2020 Projected Stats: .302/.364/.529 123 wrc+ 7 drs 9.1 UZR 15 OAA 5.3 fWAR
Right now, the talk around Nolan Arenado certainly isn’t about his production on the field, but his dissatisfaction with the Rockies organization; there’s a chance he’s traded just one year into his eight-year extension. Therefore, that makes the Coors Field effect conversation more relevant, as obviously, he won’t have the benefit of playing at a high altitude if he were to be traded to a different team. With a 118 road wrc+ and just a .353 BABIP at home (not that high in Colorado), it’s clear that he’s not completely a product of the ballpark. Yet, there’s also truth to the fact that Arenado might not be as elite of a hitter were he to be traded. After all, the difference between his xwOBA and his wOBA throughout his career has been substantial, which included a monumental gap this year (.392 wOBA versus .344 xwOBA). Sure, he may just naturally overachieve his expected statistics, like some players do, but since he actually ranked below average (40th percentile) in hard-hit rate, there is reason to be skeptical of the 28-year-old. On the bright side, he did cut down on his strikeout rate (14%) and remained one of, if not the best defensive third baseman in the MLB. Yet, he’s a pretty streaky player, based on his monthly splits, and if he is traded, I’m not sure he’ll be quite the elite performer that he currently is. In Colorado, however, he’s a fringe 6-win player, and until he leaves, we’ll never be able to quantify the legitimacy of the former second-round pick’s overall numbers.
#3: Matt Chapman, Oakland A’s
2019 Rank: 5
2018 Stats (145 Games): .278/.356/.508 138 wrc+ 29 drs 10.9 UZR 8 OAA 6.6 fWAR
2019 Stats (156 Games): .249/.342/.506 125 wrc+ 18 drs 14.9 UZR 14 OAA 6.1 fWAR
2020 Projected Stats: .258/.351/.484 124 wrc+ 22 drs 13.1 UZR 13 OAA 6 fWAR
In the past two seasons, the A’s have been an absolute juggernaut, winning 97 games in each of those years. That just happens to coincide with Matt Chapman’s first two full seasons, which in my opinion, is no coincidence. The 26-year-old has posted back-to-back seasons with a 6 fWAR, which is quite the turnaround for a player that was seen as an offensive liability when he was in the minor-leagues. Since then, he’s completely transformed his approach at the plate, as his 10.9% walk rate and 21.9% strikeout rate were career bests. Plus, he’s also hitting the ball very hard (92.6 MPH exit velocity, 96th percentile), and with that, has also increased his launch angle (16.3 degrees). Oh, and offense isn’t even his strength- it’s close between him and Arenado, but based on all defensive metrics, Chapman is probably the best defender at the position. Heck, we’re only two years into his career, so we perhaps haven’t even seen the best of him. Either way, he’s probably the most well-rounded third baseman, with the potential to be even more; this is a player that Oakland, with their limited budget, needs to find a way to keep past his arbitration years.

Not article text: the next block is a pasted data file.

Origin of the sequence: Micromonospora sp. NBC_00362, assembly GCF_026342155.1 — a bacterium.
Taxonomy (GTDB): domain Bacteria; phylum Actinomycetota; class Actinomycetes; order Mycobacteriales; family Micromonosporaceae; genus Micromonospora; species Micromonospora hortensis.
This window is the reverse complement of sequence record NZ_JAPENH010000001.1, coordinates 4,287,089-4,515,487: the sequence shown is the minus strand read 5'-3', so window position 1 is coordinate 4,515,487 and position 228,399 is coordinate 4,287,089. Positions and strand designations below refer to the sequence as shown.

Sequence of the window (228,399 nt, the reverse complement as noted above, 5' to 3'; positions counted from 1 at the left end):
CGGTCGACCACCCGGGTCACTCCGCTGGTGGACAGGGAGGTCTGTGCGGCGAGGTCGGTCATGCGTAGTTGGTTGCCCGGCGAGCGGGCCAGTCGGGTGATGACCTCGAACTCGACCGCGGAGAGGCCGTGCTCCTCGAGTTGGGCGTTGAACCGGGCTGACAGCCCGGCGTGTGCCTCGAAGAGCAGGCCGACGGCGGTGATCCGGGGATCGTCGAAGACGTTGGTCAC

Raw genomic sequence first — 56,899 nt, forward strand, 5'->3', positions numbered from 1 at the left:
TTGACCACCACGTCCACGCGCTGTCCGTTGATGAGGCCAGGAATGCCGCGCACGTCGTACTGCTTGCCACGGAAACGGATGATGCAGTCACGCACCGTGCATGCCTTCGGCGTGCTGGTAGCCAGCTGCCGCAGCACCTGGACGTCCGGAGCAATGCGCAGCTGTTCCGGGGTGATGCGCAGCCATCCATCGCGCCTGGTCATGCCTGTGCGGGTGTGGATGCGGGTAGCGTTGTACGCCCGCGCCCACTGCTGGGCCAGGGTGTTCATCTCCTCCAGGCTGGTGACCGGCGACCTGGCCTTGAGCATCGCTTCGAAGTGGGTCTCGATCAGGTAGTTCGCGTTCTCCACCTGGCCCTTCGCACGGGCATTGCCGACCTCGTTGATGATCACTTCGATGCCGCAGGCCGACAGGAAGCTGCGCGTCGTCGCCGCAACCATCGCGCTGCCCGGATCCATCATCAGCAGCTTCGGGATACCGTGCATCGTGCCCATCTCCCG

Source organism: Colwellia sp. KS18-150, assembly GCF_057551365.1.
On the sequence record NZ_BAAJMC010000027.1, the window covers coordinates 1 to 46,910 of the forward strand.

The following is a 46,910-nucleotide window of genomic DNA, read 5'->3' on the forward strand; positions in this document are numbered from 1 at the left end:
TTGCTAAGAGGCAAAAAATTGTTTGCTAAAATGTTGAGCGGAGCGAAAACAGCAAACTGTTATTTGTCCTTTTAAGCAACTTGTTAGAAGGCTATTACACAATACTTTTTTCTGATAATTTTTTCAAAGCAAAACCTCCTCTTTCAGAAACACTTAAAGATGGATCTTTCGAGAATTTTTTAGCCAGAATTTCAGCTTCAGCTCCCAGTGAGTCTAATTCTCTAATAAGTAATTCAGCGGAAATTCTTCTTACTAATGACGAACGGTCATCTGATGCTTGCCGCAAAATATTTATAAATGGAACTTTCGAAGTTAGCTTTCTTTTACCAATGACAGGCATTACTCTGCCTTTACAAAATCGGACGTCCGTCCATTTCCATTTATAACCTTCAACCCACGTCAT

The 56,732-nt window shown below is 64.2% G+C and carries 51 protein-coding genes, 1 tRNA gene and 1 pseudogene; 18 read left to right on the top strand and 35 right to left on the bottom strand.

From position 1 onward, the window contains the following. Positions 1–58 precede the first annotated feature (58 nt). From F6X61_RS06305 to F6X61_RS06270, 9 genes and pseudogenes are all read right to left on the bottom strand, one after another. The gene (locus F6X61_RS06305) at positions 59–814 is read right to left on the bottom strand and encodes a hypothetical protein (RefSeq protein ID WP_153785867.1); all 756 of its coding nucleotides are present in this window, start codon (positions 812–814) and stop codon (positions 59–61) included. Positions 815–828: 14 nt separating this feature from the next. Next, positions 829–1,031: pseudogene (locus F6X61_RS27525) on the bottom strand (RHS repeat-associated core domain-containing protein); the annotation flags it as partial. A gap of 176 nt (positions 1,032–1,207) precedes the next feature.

#2: Alex Bregman, Houston Astros
2019 Rank: 6
2018 Stats (157 Games): .286/.394/.532 156 wrc+ -6 drs -3.1 UZR 4 OAA 7.6 fWAR
2019 Stats (156 Games): .296/.423/.592 168 wrc+ 7 drs 2.4 UZR 4 OAA 8.5 fWAR
2020 Projected Stats: .278/.405/.500 141 wrc+ 5 drs 2 UZR 5 OAA 6.7 fWAR
Currently, few players are under as much scrutiny as Alex Bregman, who is one of the main focal points of the Astros’ sign-stealing scandal- he refused to answer questions about it, which has led to him being on the receiving end of plenty of criticism. However, in this section, we’ll not be addressing whether Bregman’s production was legitimate or not in terms of sign-stealing, but rather his future outlook as a player. The 25-year-old was extremely close to winning the AL MVP this past season, and his combined 16.1 fWAR over the past two seasons is the best for a third baseman by a wide margin. So, why isn’t Bregman ranked #1? Based on his batted ball profile, I’m not sure he can sustain his current level of production. The former second overall pick doesn’t have a great knack for hard contact, which means his expected statistics aren’t on par with the numbers he has posted in the past. Nevertheless, his plate discipline (17.2% walk rate, 12% strikeout rate) is off the charts, and whether it’s at third base or shortstop, he’s a solid defender. I have no doubts that Bregman can continue to be an MVP-caliber player in the future, and he’d rank #1 on almost any other list. Unfortunately for him, third base is no normal position in today’s game; there’s a third baseman in his own division that is a better player at the moment.
#1: Anthony Rendon, Los Angeles Angels
2019 Rank: 4
2018 Stats (136 Games): .308/.374/.535 139 wrc+ -6 drs 5.9 UZR 4 OAA 6.2 fWAR
2019 Stats (146 Games): .319/.412/.598 154 wrc+ 2 drs 2 UZR 2 OAA 7 fWAR
2020 Projected Stats: 315/.408/.577 152 wrc+ 1 drs 3.4 UZR 1 OAA 6.9 fWAR
The Angels have desperately tried to, and have failed to build a contender around Mike Trout. After another postseason-free season, the front office has once again gone all-in to win, signing Anthony Rendon to a massive seven-year deal worth $245 million. That means that expectations will be very high on the team, and especially Rendon, to help give Trout what he deserves; the 29-year-old also has to live up to a monstrous amount of money. Will he be successful in that quest? Right now, I don’t see how he couldn’t be. Sure, Rendon is coming off a fantastic postseason with the World Series champion Nationals, but it’s what he did in the regular season that truly matters. When you rank in the 98th percentile in xwOBA (.418) and xSLG (.599), you’re in amazing company, and improving his launch angle (19.5 degrees) and plate discipline (12.4% walk rate, 13.3%), he’s established himself as one of the five best hitters in the MLB. Rendon offers both consistency and MVP upside, and I’m glad that he’s no longer being overlooked. It’s obviously early into his career, but when his career is finished, I think we’re looking at a Hall of Famer.